Book Review:: The Red Siren by M. L. Tyndall

9 Nov

Books in the genre of Christian historical fiction (especially those of a romantic nature) have never been high on my reading list.  However, The Red Siren (Barbour Publishing) by M. L. Tyndall had such a tantalizing title, I couldn’t help but take a peek at the first book in her Charles Towne Belles series.  Plus, the book description mentioned pirates—how could I pass that up?

Set in the early 1700’s in colonial America, this pirate’s tale is also one of a belle named Faith Westcott, the second eldest daughter of Admiral Westcott of England’s Royal Navy.  After her mother’s death and her older sister’s unfortunate married to a terrible man, Faith has undertaken the gargantuan task of caring for her younger sisters, the flirtatious Hope and the pious Grace.  Instead of seeing her sisters married off to the highest bidder, Faith engages in a secret life of piracy on the high seas, with her trusty groomsman, Lucas, by her side serving as first mate.  Using the stolen loot, Faith hopes to provide herself and her sisters with financial security apart from relying on untrustworthy husbands (and an absent father).

All seems to go [relatively well] until a captain from her past—Dajon Waite—shows up and is appointed guardian to Faith and her sisters while Admiral Westcott leaves his family again for another sea-faring adventure.  Mr. Waite seeks to keep the ladies in line while serving as captain aboard the HMS Enforcer, whose main objective is to rid Charles Towne of nuisance pirates, especially a woman known as the Red Siren.  Will Waite discover that strong-willed Faith, who seems to have stolen his heart is the same woman who had stolen his ship five years prior?  And will Faith, who has little faith in God or men, find romance with Mr. Waite and know the love of God who she rejected years before?  You will just have to read The Red Siren to find out!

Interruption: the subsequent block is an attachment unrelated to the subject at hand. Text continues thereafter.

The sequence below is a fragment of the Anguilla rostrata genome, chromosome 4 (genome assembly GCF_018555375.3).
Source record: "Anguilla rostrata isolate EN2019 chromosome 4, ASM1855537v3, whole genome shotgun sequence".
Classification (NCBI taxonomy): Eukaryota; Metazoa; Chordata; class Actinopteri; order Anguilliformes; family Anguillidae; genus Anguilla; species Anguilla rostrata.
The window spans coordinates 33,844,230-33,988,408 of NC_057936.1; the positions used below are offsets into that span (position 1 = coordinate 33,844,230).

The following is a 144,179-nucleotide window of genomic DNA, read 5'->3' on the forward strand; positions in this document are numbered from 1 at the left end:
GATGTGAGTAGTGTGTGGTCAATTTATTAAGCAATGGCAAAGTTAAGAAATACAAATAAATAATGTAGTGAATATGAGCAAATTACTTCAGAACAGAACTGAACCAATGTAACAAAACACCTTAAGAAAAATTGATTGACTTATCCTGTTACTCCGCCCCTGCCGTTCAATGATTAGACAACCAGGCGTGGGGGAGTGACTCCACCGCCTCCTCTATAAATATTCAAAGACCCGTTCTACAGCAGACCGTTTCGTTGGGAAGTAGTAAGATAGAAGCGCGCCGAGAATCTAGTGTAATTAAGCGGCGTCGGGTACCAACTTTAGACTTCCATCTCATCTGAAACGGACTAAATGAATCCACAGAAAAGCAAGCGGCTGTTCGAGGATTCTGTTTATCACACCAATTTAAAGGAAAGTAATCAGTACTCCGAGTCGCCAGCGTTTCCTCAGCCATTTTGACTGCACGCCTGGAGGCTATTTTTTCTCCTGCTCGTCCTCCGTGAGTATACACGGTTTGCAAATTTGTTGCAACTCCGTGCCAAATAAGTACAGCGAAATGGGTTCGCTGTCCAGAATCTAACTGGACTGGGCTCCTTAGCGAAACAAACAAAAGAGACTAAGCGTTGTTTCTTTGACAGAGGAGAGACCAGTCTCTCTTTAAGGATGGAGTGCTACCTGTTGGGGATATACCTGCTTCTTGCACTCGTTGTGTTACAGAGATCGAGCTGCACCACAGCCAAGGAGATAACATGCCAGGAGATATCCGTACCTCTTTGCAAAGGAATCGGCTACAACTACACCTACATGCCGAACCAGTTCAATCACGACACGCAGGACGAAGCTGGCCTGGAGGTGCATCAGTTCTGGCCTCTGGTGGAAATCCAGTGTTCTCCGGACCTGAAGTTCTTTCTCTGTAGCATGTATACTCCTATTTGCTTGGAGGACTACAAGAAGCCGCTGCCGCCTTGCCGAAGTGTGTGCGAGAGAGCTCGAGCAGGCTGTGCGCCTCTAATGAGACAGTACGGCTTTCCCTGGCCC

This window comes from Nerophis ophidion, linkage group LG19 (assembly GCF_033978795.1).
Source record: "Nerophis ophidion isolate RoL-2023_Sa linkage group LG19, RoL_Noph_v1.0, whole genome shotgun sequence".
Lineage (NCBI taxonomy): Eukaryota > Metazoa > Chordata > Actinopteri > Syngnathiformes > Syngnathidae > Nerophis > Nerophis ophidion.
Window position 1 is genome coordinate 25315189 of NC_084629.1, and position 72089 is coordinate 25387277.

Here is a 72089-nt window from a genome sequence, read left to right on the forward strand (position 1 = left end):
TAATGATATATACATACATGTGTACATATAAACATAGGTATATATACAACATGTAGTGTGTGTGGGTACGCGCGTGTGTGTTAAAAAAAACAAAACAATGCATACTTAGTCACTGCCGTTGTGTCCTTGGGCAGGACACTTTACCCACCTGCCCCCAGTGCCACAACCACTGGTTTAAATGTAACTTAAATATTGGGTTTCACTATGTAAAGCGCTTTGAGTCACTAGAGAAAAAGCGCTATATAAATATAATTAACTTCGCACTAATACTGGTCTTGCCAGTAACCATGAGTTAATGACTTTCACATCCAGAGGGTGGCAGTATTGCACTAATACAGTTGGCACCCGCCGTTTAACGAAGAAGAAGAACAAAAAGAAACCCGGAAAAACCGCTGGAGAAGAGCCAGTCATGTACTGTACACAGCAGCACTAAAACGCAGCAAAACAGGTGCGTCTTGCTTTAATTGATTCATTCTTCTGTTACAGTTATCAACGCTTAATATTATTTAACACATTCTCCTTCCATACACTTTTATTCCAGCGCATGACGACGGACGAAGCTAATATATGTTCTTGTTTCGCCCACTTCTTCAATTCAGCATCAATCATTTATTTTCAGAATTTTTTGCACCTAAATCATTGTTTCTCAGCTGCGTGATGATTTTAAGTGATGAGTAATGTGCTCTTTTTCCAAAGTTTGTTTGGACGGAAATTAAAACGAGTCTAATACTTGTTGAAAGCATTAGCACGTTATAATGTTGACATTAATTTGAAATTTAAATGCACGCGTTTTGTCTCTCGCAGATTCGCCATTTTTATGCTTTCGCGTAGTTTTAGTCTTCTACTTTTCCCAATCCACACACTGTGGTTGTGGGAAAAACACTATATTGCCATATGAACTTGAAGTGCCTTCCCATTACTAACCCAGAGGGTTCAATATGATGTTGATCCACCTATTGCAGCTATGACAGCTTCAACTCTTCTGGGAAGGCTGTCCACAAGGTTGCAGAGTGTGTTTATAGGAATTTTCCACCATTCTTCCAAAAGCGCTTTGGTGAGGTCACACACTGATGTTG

Faith Westcott is an appealing character with her sharp wit, dedication to her sisters, and oh, her secret life as a pirate.  Reminiscent of real-life pirate lady Anne Bonny (who some say also had flaming red hair), Faith is different than most pirates because she has a passion, purpose, which are overshadowed by compassion and kindness.  While Faith clearly enjoys being in control and commanding a ship, she does not harm others when looting a merchant vessel.  Still, the longer Faith raids ships, the more she realizes the risk associated with her lifestyle and it doesn’t help that the man who turns her knees to jelly is an intense pirate hunter. Plus, he’s a looker!

The Red Siren is well worth your time, especially if you like high seas adventure, plot twists, and interesting characters.  Instead of saturating her story with Scripture, M. L. Tyndall uses just enough—her characters examine their faith in God, but this isn’t a a secret witnessing tool pieced together with a sloppy plot—it’s a good book.  I can hardly wait to read the next two books in the Charles Towne Bell series—The Enchantress and The Raven Saint, which follow the adventures of Hope and Grace Westcott.

Amy’s Rating: 4 out of 5 stars

*I did no pillaging nor plundering to obtain The Red Siren. The book was furnished for me for review by Barbour Publishing. Aren’t they swell?*

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